Dave Jones has a list: Myth: Moving to an upstream kernel magically fixes everything. Each Fedora release has about 500 open bugs, about 1500 open bugs for released kernels, those bugs do not match the 1500 bugs in the kernel bugzilla. Some bugs are isolated to bizarre hardware that are hard for most people to pick up. However, many just need a good developer to look into those defects. Very seldom are problems analyzed for root-cause and people often ask for people to "retry with the latest release" just to see if the problem magically went away. For instance, 2.6.22-rc5 doesn't even boot on Dave's laptop, e.g. a regression. SATA tends to be especially bad right now. Suspend/resume works/fails on an almost alternating basis. Laptops are sufficiently distinct that a fix for one laptop often breaks another loser.

General comments centered around the fact that there is not enough focus on defects in general in the kernel community.

Dave Jones has a list: Myth: Moving to an upstream kernel magically fixes everything. Each Fedora release has about 500 open bugs, about 1500 open bugs for released kernels, those bugs do not match the 1500 bugs in the kernel bugzilla. Some bugs are isolated to bizarre hardware that are hard for most people to pick up. However, many just need a good developer to look into those defects. Very seldom are problems analyzed for root-cause and people often ask for people to "retry with the latest release" just to see if the problem magically went away. For instance, 2.6.22-rc5 doesn't even boot on Dave's laptop, e.g. a regression. SATA tends to be especially bad right now. Suspend/resume works/fails on an almost alternating basis. Laptops are sufficiently distinct that a fix for one laptop often breaks another loser.

Debian - drivers is the biggest problem. The number of ethernet, wireless, video cam drivers have a much wider variety of drivers which are not accepted in mainline, unionfs, squashfs (maintainer was scared off)

Linus strongly advocates getting even crappy drivers into the mainline tree as early as possible. Alan Cox was pointing out how buggy that can make the distribution. Linus' point centers around the fact that the code is much more public if it is in the tree, Alan's point is that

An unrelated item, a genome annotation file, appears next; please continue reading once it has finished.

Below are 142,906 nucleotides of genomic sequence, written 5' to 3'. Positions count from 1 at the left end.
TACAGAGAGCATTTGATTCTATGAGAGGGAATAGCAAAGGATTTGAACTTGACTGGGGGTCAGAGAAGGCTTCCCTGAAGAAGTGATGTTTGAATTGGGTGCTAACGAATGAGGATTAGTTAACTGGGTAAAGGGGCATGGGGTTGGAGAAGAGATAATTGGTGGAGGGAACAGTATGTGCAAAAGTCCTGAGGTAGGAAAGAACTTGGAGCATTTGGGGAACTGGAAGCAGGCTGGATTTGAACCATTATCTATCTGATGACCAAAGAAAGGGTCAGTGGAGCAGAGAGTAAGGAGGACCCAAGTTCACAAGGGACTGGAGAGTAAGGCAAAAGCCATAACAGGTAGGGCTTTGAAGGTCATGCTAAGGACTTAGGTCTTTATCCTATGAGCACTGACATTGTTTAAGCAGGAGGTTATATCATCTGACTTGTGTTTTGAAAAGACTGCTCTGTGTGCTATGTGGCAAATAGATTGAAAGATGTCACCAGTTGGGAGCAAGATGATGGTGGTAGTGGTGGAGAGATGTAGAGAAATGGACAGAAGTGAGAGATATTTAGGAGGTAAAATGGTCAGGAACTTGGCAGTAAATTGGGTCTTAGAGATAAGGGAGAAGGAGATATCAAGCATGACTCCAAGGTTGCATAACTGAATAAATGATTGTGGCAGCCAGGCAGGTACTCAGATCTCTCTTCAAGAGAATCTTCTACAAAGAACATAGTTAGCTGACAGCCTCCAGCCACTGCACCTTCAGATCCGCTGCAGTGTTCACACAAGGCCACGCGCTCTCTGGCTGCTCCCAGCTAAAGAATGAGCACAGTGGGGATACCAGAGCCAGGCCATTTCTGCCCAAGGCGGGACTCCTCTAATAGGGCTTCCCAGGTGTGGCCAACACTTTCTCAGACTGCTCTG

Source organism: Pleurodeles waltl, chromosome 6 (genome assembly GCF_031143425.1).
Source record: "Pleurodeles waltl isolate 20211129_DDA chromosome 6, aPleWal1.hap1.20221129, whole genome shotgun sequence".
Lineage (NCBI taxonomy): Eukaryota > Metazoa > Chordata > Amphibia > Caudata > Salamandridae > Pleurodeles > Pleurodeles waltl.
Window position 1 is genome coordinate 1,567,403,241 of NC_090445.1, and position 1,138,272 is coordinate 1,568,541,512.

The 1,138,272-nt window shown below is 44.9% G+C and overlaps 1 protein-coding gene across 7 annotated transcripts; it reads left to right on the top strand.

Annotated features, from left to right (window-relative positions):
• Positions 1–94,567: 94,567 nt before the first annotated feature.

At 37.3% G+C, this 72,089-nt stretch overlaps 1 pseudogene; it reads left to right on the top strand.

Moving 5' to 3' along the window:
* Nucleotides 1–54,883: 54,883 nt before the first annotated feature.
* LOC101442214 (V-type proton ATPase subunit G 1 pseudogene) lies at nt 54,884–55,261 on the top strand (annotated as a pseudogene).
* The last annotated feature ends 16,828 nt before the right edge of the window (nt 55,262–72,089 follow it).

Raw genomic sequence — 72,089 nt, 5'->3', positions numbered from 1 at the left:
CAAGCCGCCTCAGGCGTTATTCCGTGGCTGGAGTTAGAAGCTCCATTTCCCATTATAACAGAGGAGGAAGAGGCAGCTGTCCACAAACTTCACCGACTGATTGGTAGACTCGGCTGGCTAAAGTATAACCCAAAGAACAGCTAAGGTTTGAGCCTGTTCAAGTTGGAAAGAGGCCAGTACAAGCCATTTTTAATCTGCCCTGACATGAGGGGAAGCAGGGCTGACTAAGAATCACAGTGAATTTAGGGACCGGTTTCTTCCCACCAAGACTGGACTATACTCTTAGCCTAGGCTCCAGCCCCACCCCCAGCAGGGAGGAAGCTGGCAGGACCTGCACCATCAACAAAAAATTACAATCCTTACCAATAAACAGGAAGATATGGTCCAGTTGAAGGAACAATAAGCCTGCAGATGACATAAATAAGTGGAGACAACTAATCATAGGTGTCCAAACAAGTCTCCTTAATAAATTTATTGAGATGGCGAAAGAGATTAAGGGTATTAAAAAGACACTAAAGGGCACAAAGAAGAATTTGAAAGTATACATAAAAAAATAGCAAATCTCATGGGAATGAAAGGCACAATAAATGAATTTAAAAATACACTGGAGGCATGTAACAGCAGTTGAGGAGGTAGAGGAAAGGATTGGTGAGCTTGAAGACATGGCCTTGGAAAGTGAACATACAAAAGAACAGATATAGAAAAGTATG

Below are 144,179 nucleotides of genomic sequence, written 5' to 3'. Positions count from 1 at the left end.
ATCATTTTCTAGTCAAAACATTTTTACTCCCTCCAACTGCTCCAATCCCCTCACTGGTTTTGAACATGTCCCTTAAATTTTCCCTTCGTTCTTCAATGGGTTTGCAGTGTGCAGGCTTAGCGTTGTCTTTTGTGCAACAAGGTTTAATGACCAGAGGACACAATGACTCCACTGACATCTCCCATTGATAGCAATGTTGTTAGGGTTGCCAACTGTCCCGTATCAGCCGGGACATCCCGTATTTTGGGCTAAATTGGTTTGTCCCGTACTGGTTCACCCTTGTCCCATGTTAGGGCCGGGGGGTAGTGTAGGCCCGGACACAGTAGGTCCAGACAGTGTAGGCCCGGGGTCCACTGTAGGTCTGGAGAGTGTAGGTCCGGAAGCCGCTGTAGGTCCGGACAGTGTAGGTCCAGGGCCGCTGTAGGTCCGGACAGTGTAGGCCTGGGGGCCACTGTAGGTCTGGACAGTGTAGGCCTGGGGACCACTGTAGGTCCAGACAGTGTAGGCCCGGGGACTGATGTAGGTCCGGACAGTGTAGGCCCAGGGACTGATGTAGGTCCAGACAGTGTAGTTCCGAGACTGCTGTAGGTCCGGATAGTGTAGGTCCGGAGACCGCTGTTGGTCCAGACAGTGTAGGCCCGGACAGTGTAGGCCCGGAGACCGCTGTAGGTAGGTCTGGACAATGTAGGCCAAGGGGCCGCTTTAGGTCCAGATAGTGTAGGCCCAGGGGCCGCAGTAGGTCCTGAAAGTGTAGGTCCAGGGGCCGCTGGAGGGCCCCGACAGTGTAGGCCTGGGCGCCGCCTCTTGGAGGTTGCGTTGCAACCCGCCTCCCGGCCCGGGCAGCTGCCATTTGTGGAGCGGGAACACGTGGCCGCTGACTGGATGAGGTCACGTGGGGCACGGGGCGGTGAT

the code is never going to get cleaned up and will harm everyone else in the process. Linus is focused on those that are going into distributions *anyway*, so why not get them into mainline. And, the community then has a better chance of fixing them. Wireless drivers should be in mainline; they are sitting in Dave Miller's tree at the moment.

Deepak representing the embedded side doesn't want to put drivers right into kernel.org - because in many cases the code is written for multiple OS's and is so far from kernel coding standards that it is almost completely undebuggable. While his point was recognized, Linus reiterated that getting things into mainline is the best way to get the code cleaned up, and Greg KH reiterated that there are 85 kernel developers just waiting to help maintain drivers in mainline. One of the key problems is that many drivers go with either very, very old hardware or very new hardware, most of which is not available to most people. Greg KH has offered to help with any drivers that are out of tree and need to make it into the kernel.

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1 Comments:

At 4:38 AM, Blogger fche said...

> While the enterprise kernels are claimed to be very close to mainline (some key differences from some Enterprise kernels are: [...] SystemTap [...]

Please note that this is a mistake: the RHEL
kernel contains no systemtap-specific patches.